Why black women can’t represent


Nicole Biredu, aspiring model

Do you think the standard of beauty in the media has changed or do you think we still have a long way to go?
I feel that it has somewhat changed, the media are trying to embrace people of all different colour, shape and sizes. Even so, I believe that it is only to a certain degree. There is still quite a way to go

Fenty Beauty recently came out with 40 foundation shades for light and dark-skinned women, which is amazing. Mention a time where you struggled to find the right foundation shade or any other beauty product to match your complexion. How did you feel? Do you think more needs to be done?
Yes, not being able to find the right foundation shade has been an issue for me in the past, especially with the higher- end brands as most of them featured very light tones. I had to buy my foundation from specific ethnic company’s such as Mac. This was quite frustrating as I had a limited choice. I do still believe that a lot has to be done, all companies, especially designer higher- end brands should embrace darker foundation/beauty tones, I feel that it shouldn’t only be ethic specific brands.

How would you like to see Black beauty depicted in the media in the next couple of years?
Simply for all skin colours and undertones to be embraced equally, whether it be in magazine spreads, on the runway or commercially

Lastly, what are your thoughts about the Nivea billboard for fairer skin in Africa?
I find it quite bizarre that an African country, which is filled with individuals of all colours, would imply that having ‘fairer skin’ is the way forwards to looking beautiful. If ethnic countries cannot accept darker skin tones, then it makes it harder for the rest of the world to. You should feel comfortable and beautiful in the skin God created for you

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Sarah Owusu, artist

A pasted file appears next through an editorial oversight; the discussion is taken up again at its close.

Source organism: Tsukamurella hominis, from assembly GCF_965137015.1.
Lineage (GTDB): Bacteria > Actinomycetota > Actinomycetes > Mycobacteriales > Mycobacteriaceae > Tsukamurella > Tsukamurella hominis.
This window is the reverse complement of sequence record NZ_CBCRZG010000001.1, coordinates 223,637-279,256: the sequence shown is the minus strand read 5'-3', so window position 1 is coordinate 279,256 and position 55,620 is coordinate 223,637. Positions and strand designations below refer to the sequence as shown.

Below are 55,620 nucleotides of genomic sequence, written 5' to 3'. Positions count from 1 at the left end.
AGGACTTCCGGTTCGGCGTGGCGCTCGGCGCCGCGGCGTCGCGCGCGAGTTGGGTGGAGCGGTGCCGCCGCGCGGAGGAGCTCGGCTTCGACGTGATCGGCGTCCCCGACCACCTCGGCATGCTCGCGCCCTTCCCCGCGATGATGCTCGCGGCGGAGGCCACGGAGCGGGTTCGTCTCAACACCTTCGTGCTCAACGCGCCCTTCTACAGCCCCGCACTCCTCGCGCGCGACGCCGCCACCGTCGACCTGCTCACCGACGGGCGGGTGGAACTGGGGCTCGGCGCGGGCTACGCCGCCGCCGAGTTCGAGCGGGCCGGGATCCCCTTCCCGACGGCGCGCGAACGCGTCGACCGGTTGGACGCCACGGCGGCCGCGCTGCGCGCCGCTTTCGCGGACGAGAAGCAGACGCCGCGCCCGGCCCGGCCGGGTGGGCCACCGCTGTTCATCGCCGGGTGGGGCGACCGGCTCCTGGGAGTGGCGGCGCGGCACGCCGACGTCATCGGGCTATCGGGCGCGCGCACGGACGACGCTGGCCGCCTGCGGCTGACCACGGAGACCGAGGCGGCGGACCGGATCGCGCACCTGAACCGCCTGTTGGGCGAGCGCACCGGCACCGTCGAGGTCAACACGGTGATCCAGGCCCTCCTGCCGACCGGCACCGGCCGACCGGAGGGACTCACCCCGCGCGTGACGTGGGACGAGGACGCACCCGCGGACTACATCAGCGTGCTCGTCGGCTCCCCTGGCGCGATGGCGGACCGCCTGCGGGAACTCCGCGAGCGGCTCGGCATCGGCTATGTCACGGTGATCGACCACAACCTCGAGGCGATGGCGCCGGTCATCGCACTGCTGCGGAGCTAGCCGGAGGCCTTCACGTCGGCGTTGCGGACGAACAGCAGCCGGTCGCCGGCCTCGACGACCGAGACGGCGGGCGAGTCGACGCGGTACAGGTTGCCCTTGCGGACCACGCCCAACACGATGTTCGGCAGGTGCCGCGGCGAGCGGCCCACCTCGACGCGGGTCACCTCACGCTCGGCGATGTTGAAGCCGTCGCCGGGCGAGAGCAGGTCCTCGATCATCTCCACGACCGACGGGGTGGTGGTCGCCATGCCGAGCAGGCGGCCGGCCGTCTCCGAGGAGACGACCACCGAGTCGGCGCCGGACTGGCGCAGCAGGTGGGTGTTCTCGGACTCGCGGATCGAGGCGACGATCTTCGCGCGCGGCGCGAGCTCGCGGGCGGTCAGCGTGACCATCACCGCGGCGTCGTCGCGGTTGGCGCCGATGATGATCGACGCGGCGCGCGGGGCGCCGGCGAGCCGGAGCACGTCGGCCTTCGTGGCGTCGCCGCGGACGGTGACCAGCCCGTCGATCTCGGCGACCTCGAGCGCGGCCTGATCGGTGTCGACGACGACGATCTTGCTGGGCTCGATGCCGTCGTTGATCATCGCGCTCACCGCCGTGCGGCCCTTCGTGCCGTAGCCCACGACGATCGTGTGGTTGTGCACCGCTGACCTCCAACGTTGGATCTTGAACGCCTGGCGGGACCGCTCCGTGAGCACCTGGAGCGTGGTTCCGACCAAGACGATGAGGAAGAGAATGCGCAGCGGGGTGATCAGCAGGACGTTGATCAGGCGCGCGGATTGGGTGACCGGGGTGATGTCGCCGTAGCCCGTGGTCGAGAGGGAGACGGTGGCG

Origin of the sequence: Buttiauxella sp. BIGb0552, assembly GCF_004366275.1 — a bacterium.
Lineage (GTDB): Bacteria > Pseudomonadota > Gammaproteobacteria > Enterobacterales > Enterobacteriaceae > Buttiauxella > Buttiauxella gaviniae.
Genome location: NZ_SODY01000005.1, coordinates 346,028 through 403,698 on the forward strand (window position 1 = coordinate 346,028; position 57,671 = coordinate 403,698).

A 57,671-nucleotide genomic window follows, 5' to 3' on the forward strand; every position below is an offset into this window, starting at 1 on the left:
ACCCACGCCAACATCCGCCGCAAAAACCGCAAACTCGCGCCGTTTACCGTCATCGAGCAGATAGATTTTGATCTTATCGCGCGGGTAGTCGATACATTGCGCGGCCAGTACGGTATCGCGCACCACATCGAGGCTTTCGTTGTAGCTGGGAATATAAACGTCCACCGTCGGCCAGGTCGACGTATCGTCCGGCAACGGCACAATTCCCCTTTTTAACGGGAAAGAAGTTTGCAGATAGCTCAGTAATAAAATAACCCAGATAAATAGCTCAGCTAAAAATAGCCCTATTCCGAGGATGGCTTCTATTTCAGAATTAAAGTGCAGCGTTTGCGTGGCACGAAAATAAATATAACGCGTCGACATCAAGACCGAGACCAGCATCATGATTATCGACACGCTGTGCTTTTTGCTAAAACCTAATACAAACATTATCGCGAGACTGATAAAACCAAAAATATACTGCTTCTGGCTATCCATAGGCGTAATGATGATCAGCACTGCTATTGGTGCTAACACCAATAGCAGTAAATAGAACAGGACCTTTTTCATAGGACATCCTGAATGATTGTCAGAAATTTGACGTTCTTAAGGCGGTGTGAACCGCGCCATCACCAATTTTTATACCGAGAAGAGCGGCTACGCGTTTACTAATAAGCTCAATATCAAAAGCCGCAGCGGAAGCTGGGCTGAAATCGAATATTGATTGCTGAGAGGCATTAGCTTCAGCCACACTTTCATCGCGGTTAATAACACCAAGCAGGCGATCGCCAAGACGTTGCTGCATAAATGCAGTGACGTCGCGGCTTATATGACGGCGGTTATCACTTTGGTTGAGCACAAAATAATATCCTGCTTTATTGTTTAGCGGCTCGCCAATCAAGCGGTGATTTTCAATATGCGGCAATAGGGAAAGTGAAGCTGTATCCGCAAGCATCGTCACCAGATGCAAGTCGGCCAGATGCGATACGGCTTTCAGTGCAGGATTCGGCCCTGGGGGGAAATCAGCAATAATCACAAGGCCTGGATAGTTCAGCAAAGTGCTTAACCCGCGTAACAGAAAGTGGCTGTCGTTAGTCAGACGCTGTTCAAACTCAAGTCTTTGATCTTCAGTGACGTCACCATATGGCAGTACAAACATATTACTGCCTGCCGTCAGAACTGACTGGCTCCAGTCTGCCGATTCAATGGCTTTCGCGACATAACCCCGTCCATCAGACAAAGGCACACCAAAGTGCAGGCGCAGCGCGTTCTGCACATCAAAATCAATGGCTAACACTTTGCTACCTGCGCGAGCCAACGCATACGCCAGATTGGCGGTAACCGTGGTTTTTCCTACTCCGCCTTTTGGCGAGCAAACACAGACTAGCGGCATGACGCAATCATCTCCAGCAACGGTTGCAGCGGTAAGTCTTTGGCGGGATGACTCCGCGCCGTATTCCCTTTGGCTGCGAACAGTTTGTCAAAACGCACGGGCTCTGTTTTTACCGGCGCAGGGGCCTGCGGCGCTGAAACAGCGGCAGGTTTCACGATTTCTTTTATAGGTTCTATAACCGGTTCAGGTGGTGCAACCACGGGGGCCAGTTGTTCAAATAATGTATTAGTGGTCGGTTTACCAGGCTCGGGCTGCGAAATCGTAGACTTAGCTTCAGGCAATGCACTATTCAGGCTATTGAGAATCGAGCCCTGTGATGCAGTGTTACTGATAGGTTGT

If you could describe your skin complexion, in two words what would it be?
I would describe my complexion as rich and ebony

Growing up, did you encounter any challenges over your complexion and how did you overcome it?
Growing up, I didn’t encounter any challenges with my skin complexion until I started a new primary school after coming back from Ghana after a few years of schooling there. Some of the children would sometimes refer to me as “blick” and what’s saddening about this is that the few children who were saying this were black children. Fortunately, although hurtful, it wasn’t something which bothered me much it wasn’t anything that I had to overcome

Do you think the standard of beauty in the media has changed or do you think we still have a long way to go?
The standard of beauty has slightly improved but I definitely would not say it has truly changed. I think the only reason why the media is more inclusive of more skin tones now is to meet their “diversity” targets but not because they believe that a black woman is truly beautiful. Often also, you find that a mixed-raced girl would be used to sit in for all black women in some commercials when that isn’t a true representation of what a full black woman looks like. I feel there should be a fair representation of every type of woman in the world from the fairest white to the deepest shade of black. Then, we could say that the media has truly changed, when every woman can watch most commercials and see herself in the models

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Fenty Beauty is now offering 40 foundation shades. Was there a time  you  struggled to find the right foundation shade or any other beauty product to match your complexion.
I highly commend Fenty Beauty for launching their brand with 40 shades right away because that confirmed to me that larger brands purposely leave black, Asian and minorities out of their brands, not because they’re “testing” out how their first couple of shades will do but because they do not feel we’re important enough for them to include us, nor are we their “target market”. 

Lastly, what are your thoughts about the Nivea billboard for fairer skin in Africa?
Skin bleaching is a serious epidemic which needs to be banned not only in Africa but across the world. Having lighter skin is unfortunately an ideology which sits in the subconscious mind of many black women and men. This is not by choice, but rather that our minds have been infiltrated with the notion that “white is right” for close to 500 years now and this in turn determines the actions of many black people which leads them into thinking that whitening their skin will brighten their futures (literally), improve their overall quality of life and unfortunately make them more “beautiful”. This also ties into the inferiority complex that having lighter/white skin automatically makes someone more important or above oneself, when this is far from the truth.

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1 Comment

  1. by Nana Dokuaa on 12/29/2017  5:47 PM Reply

    Beautifully written article. I am so glad you have touched on how difficult it is for us black women in this eurocentric obsessed world. What breaks my heart is that is that even in Africa ( the motherland) , woman are going through the same struggle. Well done for addressing this issue.

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